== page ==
The conservative wing in the Russian Orthodox Church criticized Kirill for practicing ecumenism throughout the 1990s. In 2008, breakaway Bishop Diomid of Anadyr and Chukotka criticized him for associating himself with the Catholic Church.[19] However, in a 2009 statement, Kirill stated that there could be no doctrinal compromise with the Catholic Church, and that discussions with them did not have the goal of seeking unification.[20]

Kirill and Bartholomew I of Constantinople in 2010

On 12 February 2016, Kirill and Pope Francis, the head of the Roman Catholic Church, met at José Martí International Airport near Havana, Cuba, and signed a thirty point joint declaration, prepared in advance, addressing global issues including their hope for re–establishment of full unity, the persecution of Christians in the Middle East, the Syrian Civil War and church organisation in Ukraine.[21][22] This was the first meeting between a pope and a Russian Orthodox patriarch.[23]

On 3 September 2019, Kirill and Paulose II, the head of the Malankara Orthodox Syrian Church, met at the Patriarchal and Synod residence in St. Daniel Monastery, Moscow. During this meeting, Kirill supported the proposals made by Paulose II for cooperation in academics pertaining to iconography, church choristers, monasticism, pilgrimages, summer institutes and academic conferences.[24]

Administrative reform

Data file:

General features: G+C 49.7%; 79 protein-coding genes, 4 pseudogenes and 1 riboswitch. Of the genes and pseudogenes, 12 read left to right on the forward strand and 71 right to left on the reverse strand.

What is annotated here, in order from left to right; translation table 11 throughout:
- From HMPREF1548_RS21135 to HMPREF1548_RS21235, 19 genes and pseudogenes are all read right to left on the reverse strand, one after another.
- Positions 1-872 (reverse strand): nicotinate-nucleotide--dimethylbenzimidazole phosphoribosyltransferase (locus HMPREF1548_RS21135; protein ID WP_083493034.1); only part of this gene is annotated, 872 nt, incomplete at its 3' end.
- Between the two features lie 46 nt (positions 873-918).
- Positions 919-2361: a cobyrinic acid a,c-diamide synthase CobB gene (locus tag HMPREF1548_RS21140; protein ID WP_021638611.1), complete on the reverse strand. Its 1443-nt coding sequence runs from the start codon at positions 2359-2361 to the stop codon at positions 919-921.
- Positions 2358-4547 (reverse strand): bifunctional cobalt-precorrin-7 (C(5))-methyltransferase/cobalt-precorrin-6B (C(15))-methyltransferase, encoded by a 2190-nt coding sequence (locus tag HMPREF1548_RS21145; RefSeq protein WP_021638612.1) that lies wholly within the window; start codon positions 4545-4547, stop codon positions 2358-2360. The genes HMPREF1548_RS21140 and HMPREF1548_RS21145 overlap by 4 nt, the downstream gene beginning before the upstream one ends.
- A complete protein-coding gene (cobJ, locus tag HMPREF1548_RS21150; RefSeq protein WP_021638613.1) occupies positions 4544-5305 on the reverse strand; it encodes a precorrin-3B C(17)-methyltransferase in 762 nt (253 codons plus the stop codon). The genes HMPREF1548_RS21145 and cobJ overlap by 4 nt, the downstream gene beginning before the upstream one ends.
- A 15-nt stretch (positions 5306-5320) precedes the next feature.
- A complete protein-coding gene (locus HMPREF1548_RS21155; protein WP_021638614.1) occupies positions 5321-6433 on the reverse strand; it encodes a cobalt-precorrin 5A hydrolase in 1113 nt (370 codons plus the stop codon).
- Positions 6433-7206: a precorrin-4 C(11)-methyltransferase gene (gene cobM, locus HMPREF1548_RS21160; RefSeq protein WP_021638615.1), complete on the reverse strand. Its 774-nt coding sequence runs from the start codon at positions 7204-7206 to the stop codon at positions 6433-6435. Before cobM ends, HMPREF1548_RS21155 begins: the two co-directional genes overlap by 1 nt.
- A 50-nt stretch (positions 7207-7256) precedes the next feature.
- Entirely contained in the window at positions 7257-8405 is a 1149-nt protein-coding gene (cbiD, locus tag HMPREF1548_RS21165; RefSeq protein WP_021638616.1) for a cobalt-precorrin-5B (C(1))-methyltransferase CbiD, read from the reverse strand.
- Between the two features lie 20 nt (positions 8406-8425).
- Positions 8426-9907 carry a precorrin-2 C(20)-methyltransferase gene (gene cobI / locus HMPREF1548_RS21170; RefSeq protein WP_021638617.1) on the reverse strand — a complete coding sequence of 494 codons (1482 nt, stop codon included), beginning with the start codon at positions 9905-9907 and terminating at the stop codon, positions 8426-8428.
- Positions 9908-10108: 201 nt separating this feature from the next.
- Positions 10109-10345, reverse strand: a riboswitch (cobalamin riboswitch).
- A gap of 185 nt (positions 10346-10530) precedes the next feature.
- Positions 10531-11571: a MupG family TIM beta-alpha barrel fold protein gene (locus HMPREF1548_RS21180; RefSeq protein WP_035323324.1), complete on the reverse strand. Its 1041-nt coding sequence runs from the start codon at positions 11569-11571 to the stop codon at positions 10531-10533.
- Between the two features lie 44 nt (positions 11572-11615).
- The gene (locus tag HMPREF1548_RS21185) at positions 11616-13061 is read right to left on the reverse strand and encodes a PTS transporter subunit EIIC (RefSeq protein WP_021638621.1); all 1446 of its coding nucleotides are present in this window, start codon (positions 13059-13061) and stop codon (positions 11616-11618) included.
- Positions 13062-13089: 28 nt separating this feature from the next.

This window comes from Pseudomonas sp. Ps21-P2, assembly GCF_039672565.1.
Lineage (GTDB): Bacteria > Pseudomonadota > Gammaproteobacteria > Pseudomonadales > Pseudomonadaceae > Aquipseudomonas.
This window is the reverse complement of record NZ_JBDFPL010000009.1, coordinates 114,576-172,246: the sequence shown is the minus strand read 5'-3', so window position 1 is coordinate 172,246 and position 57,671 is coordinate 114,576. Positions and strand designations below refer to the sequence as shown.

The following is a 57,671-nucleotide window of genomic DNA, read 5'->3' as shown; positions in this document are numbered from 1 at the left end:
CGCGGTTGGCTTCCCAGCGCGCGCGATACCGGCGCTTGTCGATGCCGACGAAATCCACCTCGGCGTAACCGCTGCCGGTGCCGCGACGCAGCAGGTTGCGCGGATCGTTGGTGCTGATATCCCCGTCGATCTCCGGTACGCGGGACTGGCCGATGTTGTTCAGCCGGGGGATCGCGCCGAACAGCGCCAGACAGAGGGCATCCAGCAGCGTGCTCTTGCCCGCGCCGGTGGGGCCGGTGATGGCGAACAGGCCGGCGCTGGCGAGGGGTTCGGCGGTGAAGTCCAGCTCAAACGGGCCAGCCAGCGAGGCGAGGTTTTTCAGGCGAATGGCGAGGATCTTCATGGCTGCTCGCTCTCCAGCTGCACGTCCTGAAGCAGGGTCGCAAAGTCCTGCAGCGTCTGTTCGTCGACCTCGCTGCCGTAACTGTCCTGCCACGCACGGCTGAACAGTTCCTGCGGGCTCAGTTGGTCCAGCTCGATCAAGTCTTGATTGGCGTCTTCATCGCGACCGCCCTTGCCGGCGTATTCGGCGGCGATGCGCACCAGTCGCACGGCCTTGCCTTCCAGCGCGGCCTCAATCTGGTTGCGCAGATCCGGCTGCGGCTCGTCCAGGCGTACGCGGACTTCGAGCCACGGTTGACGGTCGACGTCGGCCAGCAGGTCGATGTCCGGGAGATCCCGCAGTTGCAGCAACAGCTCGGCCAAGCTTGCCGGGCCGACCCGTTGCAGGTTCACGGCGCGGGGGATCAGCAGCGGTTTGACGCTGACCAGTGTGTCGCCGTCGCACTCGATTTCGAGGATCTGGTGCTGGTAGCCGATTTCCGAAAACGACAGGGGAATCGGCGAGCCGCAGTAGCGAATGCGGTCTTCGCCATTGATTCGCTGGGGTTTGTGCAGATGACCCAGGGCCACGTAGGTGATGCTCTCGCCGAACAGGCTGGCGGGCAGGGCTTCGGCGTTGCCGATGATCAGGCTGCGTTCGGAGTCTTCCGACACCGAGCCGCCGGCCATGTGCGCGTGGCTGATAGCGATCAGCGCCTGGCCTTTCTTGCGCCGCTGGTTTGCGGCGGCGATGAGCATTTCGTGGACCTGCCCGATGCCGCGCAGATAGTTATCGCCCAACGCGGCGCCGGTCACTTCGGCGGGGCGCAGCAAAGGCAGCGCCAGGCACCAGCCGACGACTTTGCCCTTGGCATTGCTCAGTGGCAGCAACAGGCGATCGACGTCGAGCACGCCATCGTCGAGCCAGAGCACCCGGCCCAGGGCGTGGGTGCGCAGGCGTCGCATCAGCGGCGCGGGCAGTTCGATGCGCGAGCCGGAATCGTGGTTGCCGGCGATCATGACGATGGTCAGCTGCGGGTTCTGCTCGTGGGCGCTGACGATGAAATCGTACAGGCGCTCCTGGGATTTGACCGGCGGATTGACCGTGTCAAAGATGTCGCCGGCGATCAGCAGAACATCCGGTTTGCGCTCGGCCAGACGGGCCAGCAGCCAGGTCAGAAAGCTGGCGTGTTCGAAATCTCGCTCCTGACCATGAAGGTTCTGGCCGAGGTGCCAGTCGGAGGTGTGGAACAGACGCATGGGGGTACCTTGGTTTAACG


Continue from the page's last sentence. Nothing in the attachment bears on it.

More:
Patriarch Kirill introduced significant changes in the administrative structure of the Church. On 31 March 2009, the Holy Synod, at its first meeting under the chairmanship of the newly elected Patriarch Kirill, reformed the DECR, forming new synodal institutions, which were entrusted with certain areas of activity previously dealt with by the DECR.[25] The Department for Church-Society Relations [ru], independent from the DECR,[citation needed] was created; this department was responsible for "the implementation of relations with legislative bodies, political parties, professional and creative unions, and other civil society institutions in the canonical territory of the Moscow Patriarchate." Dioceses, representative offices [ru], metochions, monasteries and stavropegic parishes far abroad, which were previously under the authority of the DECR, were directly subordinated to the Patriarch of Moscow of All Russia; to manage them, the Moscow Patriarchate's Secretariat for Institutions Abroad[a] was created. The Synodal Information Department [ru] was created.[25] The post-graduate department of the Moscow Theological Academy, which operated under the DECR, was transformed into the All-Church postgraduate and doctoral school named after Saints Cyril and Methodius Equal-to-the-Apostles [ru].[26][27]